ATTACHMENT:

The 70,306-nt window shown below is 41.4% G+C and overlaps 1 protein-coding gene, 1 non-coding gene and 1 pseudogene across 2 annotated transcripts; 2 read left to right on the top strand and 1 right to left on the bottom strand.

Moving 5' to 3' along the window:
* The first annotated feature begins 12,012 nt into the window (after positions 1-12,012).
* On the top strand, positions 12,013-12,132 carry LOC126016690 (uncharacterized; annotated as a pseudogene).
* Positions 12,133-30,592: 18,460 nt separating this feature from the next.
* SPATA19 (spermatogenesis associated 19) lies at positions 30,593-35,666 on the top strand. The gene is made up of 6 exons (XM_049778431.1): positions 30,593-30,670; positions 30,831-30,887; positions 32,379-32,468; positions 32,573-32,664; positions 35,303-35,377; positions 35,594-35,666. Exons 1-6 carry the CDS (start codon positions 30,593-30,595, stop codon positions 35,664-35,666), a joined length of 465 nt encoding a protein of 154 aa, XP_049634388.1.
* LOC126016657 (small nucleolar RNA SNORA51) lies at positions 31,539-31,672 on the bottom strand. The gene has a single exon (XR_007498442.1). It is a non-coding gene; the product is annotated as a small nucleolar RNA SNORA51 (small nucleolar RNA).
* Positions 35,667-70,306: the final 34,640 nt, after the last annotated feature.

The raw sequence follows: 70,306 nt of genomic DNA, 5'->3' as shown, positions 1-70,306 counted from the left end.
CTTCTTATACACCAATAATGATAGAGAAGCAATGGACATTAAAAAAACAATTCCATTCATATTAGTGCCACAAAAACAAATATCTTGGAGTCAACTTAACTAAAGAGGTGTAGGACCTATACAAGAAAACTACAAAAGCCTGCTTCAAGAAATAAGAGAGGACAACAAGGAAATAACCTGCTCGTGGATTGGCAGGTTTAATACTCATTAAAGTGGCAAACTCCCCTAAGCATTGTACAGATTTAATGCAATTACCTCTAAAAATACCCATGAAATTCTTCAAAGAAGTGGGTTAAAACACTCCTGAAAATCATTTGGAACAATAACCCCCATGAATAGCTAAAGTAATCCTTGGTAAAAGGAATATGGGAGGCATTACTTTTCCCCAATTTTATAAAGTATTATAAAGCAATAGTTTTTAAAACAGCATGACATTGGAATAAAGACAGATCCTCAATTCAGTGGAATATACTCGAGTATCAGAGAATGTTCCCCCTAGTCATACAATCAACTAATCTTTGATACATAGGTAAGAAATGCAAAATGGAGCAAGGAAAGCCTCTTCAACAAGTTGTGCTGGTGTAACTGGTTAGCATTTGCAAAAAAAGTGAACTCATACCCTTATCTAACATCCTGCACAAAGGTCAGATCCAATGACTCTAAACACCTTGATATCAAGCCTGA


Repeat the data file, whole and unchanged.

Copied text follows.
The 70,306-nt window shown below is 41.4% G+C and overlaps 1 protein-coding gene, 1 non-coding gene and 1 pseudogene across 2 annotated transcripts; 2 read left to right on the top strand and 1 right to left on the bottom strand.

Moving 5' to 3' along the window:
* The first annotated feature begins 12,012 nt into the window (after positions 1-12,012).
* On the top strand, positions 12,013-12,132 carry LOC126016690 (uncharacterized; annotated as a pseudogene).
* Positions 12,133-30,592: 18,460 nt separating this feature from the next.
* SPATA19 (spermatogenesis associated 19) lies at positions 30,593-35,666 on the top strand. The gene is made up of 6 exons (XM_049778431.1): positions 30,593-30,670; positions 30,831-30,887; positions 32,379-32,468; positions 32,573-32,664; positions 35,303-35,377; positions 35,594-35,666. Exons 1-6 carry the CDS (start codon positions 30,593-30,595, stop codon positions 35,664-35,666), a joined length of 465 nt encoding a protein of 154 aa, XP_049634388.1.
* LOC126016657 (small nucleolar RNA SNORA51) lies at positions 31,539-31,672 on the bottom strand. The gene has a single exon (XR_007498442.1). It is a non-coding gene; the product is annotated as a small nucleolar RNA SNORA51 (small nucleolar RNA).
* Positions 35,667-70,306: the final 34,640 nt, after the last annotated feature.

The raw sequence follows: 70,306 nt of genomic DNA, 5'->3' as shown, positions 1-70,306 counted from the left end.
CTTCTTATACACCAATAATGATAGAGAAGCAATGGACATTAAAAAAACAATTCCATTCATATTAGTGCCACAAAAACAAATATCTTGGAGTCAACTTAACTAAAGAGGTGTAGGACCTATACAAGAAAACTACAAAAGCCTGCTTCAAGAAATAAGAGAGGACAACAAGGAAATAACCTGCTCGTGGATTGGCAGGTTTAATACTCATTAAAGTGGCAAACTCCCCTAAGCATTGTACAGATTTAATGCAATTACCTCTAAAAATACCCATGAAATTCTTCAAAGAAGTGGGTTAAAACACTCCTGAAAATCATTTGGAACAATAACCCCCATGAATAGCTAAAGTAATCCTTGGTAAAAGGAATATGGGAGGCATTACTTTTCCCCAATTTTATAAAGTATTATAAAGCAATAGTTTTTAAAACAGCATGACATTGGAATAAAGACAGATCCTCAATTCAGTGGAATATACTCGAGTATCAGAGAATGTTCCCCCTAGTCATACAATCAACTAATCTTTGATACATAGGTAAGAAATGCAAAATGGAGCAAGGAAAGCCTCTTCAACAAGTTGTGCTGGTGTAACTGGTTAGCATTTGCAAAAAAAGTGAACTCATACCCTTATCTAACATCCTGCACAAAGGTCAGATCCAATGACTCTAAACACCTTGATATCAAGCCTGA